Coffee beans begin their life inside the cherries that grow on the plant. The processing stage is when they’re removed from cherries and dried. It is probably the most confusing coffee term to a lot of people but it is vitally important to the final flavour of the coffee.
The two main processing methods are washed and natural, there are some variants in between but we won’t cover those for now as the first two are the ones you really need to understand.
Beans that are washed have had all of the cherry removed (skin, flesh and mucilage) and been cleaned before they’re dried. The result is a ‘cleaner’ tasting coffee that’s usually lighter in body and acidic. That’s why most Kenyan coffees are washed, as this process really suits the natural flavour characteristics of the beans. Perfect for anyone who loves to brew using an Aeropress!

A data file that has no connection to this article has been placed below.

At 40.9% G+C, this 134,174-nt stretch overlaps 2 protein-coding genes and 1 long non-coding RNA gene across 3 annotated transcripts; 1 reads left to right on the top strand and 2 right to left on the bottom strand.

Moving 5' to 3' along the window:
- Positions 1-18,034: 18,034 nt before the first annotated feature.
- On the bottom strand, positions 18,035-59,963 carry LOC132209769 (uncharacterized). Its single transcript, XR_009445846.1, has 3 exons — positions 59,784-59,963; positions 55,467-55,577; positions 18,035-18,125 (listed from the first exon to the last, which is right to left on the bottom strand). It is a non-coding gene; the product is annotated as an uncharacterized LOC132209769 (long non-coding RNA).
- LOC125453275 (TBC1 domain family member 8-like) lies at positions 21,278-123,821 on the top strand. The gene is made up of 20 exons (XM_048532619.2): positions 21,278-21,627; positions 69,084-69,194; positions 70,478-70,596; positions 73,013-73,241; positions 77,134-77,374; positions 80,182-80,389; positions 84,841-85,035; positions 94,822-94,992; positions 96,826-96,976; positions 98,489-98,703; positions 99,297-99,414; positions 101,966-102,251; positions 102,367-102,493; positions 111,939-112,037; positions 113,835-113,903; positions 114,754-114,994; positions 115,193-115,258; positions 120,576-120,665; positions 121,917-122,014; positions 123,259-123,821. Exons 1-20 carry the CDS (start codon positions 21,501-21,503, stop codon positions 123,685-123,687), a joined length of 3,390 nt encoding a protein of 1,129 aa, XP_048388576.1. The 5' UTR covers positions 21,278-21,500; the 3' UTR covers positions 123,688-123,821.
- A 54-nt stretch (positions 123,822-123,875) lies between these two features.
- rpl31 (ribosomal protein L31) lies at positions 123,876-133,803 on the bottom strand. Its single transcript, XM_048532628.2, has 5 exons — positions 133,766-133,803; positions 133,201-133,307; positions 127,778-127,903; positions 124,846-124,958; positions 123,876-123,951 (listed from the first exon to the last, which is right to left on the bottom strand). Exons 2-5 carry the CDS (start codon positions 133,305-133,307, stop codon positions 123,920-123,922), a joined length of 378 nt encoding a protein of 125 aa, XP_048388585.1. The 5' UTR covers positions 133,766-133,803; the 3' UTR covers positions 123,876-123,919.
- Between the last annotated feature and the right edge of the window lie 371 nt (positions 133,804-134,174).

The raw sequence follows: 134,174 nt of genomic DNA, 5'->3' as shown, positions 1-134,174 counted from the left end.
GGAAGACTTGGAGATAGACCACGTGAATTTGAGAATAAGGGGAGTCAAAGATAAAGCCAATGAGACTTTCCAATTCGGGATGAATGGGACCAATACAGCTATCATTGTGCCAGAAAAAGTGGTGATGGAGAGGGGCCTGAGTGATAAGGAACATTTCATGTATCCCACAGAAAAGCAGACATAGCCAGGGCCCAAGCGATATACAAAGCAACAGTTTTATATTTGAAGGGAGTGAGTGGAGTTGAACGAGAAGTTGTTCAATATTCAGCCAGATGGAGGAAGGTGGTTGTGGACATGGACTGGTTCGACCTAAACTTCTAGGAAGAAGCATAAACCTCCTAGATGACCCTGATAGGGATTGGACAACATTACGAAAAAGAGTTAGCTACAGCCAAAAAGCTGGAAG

Naturally processed beans have been dried with the cherry or at least most of it left on which results in a very different flavour. Natural coffees are a bit like Marmite in the coffee industry, people tend to either love them or hate them.
The taste is much more full-on and earthy, which can be a bit much for some people. They work great with coffees that are naturally sweet and full-bodied like Brazilians.
All coffee roasters need to provide the best before date on their packaging, most speciality coffee roasters will also provide the date that the coffee was roasted on too.
The roast date is important because all consumers want to know that what they’re buying is fresh. In coffee especially the roast date provides a second piece of important information that can affect your brewing experience once you get the beans home.